[Background music] In today’s highly connected society, we are constantly being asked to provide personal
information to retailers, voter surveys, medical professionals, and other data collection efforts.
For the purposes of research, we provide our personal information.
We disclose our name, age, sex, address, social security number, medical information, purchasing
history, political affiliation, and more. All of these variables are contained in large
databases and form enormous collections of microdata.
This microdata is used by statistical agencies to facilitate research in fields such as public
health, economics, and sociology. In order to use this information to its fullest,
the organizations that collected this data often share microdata with other agencies
for the sole purpose of statistical analysis. In the U.S., privacy of microdata is protected
by the Confidential Information Protection and Statistical Efficiency Act of 2002.
This means that before an agency disseminates our microdata it must be altered in some way
to ensure an individual cannot be identified. Simply removing key identifiers such as names
or addresses is often not enough to protect our identities.
For example, in a small-town community, everyone in the community may know that the only American
Indian who lives there is named John Doe and he is 50 years old. So stating that a particular
health record came from a 50-year-old American Indian male lets everyone know that it is
John Doe, even if his name is not on the health record.
Therefore, agencies may also need to alter values of sensitive attributes to ensure confidentiality
and public trust. All public use data that is released undergoes
some type of Statistical Disclosure Limitation method.
For example, data can be grouped into aggregated categories, such as age or location categories.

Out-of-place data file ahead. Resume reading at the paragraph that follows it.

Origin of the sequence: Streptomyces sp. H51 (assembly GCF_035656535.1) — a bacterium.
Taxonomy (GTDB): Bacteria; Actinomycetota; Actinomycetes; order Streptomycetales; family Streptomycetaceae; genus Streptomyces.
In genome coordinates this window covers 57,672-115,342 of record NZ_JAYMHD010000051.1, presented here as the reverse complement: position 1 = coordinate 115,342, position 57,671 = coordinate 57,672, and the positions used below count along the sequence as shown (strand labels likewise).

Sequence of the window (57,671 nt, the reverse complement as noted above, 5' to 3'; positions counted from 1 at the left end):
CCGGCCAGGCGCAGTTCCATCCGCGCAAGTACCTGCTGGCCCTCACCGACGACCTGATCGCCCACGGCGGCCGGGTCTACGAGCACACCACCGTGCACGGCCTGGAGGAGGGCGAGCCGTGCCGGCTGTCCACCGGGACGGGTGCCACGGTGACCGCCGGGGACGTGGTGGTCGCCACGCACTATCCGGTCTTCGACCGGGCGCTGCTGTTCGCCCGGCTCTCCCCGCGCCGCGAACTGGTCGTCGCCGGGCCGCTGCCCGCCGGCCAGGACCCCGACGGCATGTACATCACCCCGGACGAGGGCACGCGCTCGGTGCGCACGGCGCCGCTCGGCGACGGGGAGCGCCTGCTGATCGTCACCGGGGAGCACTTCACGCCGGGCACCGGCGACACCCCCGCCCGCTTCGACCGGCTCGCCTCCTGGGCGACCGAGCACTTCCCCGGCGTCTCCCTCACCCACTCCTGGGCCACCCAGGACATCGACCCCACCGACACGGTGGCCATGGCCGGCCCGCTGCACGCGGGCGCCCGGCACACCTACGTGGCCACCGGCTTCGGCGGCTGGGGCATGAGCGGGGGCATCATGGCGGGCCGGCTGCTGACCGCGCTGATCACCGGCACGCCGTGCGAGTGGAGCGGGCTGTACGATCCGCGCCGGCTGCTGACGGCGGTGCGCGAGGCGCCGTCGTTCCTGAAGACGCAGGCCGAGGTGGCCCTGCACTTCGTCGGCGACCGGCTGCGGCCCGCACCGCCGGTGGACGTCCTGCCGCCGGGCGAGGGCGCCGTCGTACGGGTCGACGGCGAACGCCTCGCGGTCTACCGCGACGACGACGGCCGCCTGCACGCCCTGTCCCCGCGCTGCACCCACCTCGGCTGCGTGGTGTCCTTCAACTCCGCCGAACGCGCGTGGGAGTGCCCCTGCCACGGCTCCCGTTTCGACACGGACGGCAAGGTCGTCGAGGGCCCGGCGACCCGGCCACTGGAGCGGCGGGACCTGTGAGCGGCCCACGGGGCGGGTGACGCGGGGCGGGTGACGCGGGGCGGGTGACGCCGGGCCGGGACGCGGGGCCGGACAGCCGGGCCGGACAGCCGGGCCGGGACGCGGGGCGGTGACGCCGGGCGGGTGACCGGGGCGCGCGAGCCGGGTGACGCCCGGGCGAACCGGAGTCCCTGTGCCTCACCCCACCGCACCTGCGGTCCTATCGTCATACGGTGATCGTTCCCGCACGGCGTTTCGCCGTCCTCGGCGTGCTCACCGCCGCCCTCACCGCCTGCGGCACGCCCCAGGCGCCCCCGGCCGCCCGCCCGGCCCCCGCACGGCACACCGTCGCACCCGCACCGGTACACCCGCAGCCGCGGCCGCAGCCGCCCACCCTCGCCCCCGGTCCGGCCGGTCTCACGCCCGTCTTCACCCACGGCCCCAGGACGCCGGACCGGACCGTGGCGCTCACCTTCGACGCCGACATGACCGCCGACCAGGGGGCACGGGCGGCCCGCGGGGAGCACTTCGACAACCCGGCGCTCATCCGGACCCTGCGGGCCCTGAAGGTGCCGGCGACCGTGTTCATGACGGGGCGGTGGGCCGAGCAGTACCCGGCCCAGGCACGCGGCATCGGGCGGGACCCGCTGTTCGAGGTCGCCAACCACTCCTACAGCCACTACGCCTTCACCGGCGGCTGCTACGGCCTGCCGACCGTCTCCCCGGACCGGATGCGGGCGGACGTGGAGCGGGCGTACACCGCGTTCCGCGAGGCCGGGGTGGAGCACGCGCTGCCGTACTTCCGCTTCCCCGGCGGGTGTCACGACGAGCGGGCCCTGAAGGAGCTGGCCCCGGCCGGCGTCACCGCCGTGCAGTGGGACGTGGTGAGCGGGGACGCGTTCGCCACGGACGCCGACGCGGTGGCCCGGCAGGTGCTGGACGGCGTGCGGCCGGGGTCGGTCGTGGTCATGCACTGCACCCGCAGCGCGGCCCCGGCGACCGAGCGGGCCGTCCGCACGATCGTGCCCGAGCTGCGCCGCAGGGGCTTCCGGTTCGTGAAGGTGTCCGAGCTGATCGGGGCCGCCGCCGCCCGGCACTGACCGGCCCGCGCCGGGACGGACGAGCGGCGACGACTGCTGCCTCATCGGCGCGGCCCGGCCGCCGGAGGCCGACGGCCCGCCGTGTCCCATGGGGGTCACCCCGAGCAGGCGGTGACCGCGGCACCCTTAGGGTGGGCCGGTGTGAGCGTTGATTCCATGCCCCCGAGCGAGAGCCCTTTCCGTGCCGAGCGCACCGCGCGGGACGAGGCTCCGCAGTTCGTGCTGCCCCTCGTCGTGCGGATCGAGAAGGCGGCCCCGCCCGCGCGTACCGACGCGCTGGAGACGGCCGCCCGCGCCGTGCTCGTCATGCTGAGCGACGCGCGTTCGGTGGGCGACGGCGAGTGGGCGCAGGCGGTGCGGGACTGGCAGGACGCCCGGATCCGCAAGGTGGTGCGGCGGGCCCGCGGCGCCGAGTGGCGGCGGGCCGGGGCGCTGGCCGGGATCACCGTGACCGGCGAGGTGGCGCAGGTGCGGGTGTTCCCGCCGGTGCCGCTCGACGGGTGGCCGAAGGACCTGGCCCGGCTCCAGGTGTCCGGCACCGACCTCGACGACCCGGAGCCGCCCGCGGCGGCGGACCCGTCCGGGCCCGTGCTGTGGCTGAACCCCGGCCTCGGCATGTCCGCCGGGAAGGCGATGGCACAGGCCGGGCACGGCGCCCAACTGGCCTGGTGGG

More extreme alterations include sexes being switched and numerical noise being added to
the data set. The degree to which data is altered varies
from one case to another. The more the data is altered, the lower the
risk of disclosure. There is of course a tradeoff. As the data
is increasingly altered, the inferences that can be made from this data become less accurate.
And so there is a delicate balance between disclosure risk and data utility or data quality. So how do these agencies decide what methods
they will use to alter the data without compromising interpretations and still maintaining confidentiality?
Although there are few hard principles to guide this decision, there are a number of
complex modeling strategies that can be used to predict the level of confidentiality maintained,
depending on the nature of the data. There are also a number of important points
to consider when applying these strategies. Are the data randomized?
Or are these observational studies that compare data from existing databases?
Is there missing data? Are there many possible outcomes or just 2?
Is this categorical data? Is the aim to determine causality? The answer to each of these questions will
affect the alteration strategy to be applied. An area of current research and development
aimed at protecting data confidentiality is the use of synthetic data.
This strategy actually uses simulated data to represent any sensitive information.
The use of synthetic data has been applied in the Census Bureau’s Survey of Income and
Participation to gauge the effectiveness of public-assistance programs.
And the use of synthetic data is catching on.
As new strategies for synthetic data are developed and tested, our microdata and our identities
are becoming increasingly safer. [Background music]